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What is the color blue-green called?

What is the color blue-green called?

The color that is between blue and green on the color wheel is commonly referred to as blue-green. However, this color has a more specific name that is widely recognized. In this article, we will explore what the technical term is for the blue-green color and look at its history and usage.

The Name for Blue-Green

The specific name for the color between blue and green is “teal.” Teal is considered a tertiary color, meaning it is created by combining a primary color (blue) with a secondary color (green).

Some key facts about the color teal:

HTML color code #008080
RGB values R: 0, G: 128, B: 128
CMYK values C: 100, M: 0, Y: 50, K: 50

As shown above, teal sits halfway between blue and green on the color wheel. It carries equal parts green and blue but has a slightly more greenish cast.

Origins of the Name Teal

The name “teal” originated from the common teal duck, which has feathers colored in a striking greenish-blue. The word itself comes from the Middle English “tele” meaning greenish-blue. It has been used to describe the color since the late 1800s.

Interestingly, in other languages the color teal is named after other blue-green birds. For example, in Russian the color is called “sinilga” after the Eurasian teal duck. In Portuguese, the word for teal translates to “green peacock.”

Uses and Symbolism of Teal

Thanks to its cool, calming hue, teal has many applications:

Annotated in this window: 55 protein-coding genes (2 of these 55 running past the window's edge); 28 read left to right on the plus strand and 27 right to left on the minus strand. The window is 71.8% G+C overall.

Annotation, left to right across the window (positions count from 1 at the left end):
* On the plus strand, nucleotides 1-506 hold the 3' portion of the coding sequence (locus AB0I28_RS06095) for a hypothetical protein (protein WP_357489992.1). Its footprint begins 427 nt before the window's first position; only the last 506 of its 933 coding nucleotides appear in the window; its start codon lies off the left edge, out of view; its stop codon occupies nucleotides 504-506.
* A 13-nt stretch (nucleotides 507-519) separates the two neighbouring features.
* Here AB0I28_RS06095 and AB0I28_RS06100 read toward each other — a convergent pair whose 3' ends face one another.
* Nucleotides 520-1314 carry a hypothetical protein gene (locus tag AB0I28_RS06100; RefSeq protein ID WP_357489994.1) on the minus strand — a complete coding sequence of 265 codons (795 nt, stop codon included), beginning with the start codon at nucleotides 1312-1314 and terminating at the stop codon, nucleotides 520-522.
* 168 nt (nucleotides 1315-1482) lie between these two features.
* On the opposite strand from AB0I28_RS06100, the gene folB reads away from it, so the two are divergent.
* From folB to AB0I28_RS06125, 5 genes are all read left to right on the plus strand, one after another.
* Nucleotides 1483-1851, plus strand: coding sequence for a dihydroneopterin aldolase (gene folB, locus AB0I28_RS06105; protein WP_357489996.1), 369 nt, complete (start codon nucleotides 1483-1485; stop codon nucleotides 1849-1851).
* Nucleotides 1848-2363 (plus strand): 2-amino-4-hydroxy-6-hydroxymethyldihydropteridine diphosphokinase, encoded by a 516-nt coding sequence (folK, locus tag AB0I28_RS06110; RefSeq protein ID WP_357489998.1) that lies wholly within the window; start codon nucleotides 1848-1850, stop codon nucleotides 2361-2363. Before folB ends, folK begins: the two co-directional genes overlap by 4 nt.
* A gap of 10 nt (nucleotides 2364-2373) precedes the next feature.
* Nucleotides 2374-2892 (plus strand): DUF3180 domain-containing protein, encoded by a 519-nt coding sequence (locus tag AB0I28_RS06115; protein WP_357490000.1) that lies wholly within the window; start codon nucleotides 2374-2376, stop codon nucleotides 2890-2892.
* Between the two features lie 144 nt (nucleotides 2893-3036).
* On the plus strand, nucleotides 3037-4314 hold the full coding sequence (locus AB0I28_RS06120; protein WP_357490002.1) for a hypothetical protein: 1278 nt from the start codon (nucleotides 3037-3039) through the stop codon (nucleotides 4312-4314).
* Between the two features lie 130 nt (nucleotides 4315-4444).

Interior design Commonly used in bathrooms, kitchens, and other water-themed spaces
Fashion A refreshing neutral that pairs well with many skin tones
Branding Used to evoke feelings of balance, sophistication, and intuition
Art Featured across many artistic periods and mediums

Teal gets its relaxing feel from its blue undertones. Blue is known to evoke calmness and serenity. At the same time, the addition of green gives teal an invigorating quality. Green is connected to renewal, growth, and environmentalism.

Together, the fusion of tranquil blue and lively green make teal a versatile color that can work in many contexts.

Teal Versus Turquoise

Many people use the words “teal” and “turquoise” interchangeably when referring to the blue-green color. However, they are actually distinct hues.

Turquoise contains more green than teal. It sits closer to the green side of the color wheel. The key differences include:

Turquoise More greenish-blue
Teal More bluish-green

This can be seen clearly when the two colors are placed side by side. Teal has a deeper sea-like quality, while turquoise appears brighter and more tropical.

Over time, turquoise has become associated specifically with the semi-precious stone of the same name. For this reason, “teal” is now used more often to describe the blue-green color unrelated to the gemstone.

Teal in Nature

In nature, teal gets its color from a pigment called glaucophane. This is an amphibole mineral that crystallizes into long prismatic crystals. Glaucophane often forms in metamorphic rocks that have undergone high pressure, like during the mountain-building process.